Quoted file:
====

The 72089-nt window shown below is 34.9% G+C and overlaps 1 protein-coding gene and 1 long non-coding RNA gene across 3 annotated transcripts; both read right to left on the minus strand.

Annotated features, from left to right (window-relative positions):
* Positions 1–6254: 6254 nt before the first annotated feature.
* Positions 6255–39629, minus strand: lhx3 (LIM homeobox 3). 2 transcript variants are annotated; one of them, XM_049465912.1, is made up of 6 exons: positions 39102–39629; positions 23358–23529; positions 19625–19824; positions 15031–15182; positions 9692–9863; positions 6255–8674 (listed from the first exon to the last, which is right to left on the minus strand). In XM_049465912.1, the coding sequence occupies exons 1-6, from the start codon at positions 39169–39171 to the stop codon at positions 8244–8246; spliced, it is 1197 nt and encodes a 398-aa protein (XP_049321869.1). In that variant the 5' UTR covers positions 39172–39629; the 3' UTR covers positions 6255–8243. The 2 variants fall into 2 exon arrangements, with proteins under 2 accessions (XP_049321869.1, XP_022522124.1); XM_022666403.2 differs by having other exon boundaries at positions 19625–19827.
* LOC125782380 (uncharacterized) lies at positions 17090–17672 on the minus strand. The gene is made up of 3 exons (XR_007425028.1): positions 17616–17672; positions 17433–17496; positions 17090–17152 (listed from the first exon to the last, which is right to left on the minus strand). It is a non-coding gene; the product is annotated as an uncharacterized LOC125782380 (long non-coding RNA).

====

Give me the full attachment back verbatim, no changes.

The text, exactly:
The 72089-nt window shown below is 34.9% G+C and overlaps 1 protein-coding gene and 1 long non-coding RNA gene across 3 annotated transcripts; both read right to left on the minus strand.

Annotated features, from left to right (window-relative positions):
* Positions 1–6254: 6254 nt before the first annotated feature.
* Positions 6255–39629, minus strand: lhx3 (LIM homeobox 3). 2 transcript variants are annotated; one of them, XM_049465912.1, is made up of 6 exons: positions 39102–39629; positions 23358–23529; positions 19625–19824; positions 15031–15182; positions 9692–9863; positions 6255–8674 (listed from the first exon to the last, which is right to left on the minus strand). In XM_049465912.1, the coding sequence occupies exons 1-6, from the start codon at positions 39169–39171 to the stop codon at positions 8244–8246; spliced, it is 1197 nt and encodes a 398-aa protein (XP_049321869.1). In that variant the 5' UTR covers positions 39172–39629; the 3' UTR covers positions 6255–8243. The 2 variants fall into 2 exon arrangements, with proteins under 2 accessions (XP_049321869.1, XP_022522124.1); XM_022666403.2 differs by having other exon boundaries at positions 19625–19827.
* LOC125782380 (uncharacterized) lies at positions 17090–17672 on the minus strand. The gene is made up of 3 exons (XR_007425028.1): positions 17616–17672; positions 17433–17496; positions 17090–17152 (listed from the first exon to the last, which is right to left on the minus strand). It is a non-coding gene; the product is annotated as an uncharacterized LOC125782380 (long non-coding RNA).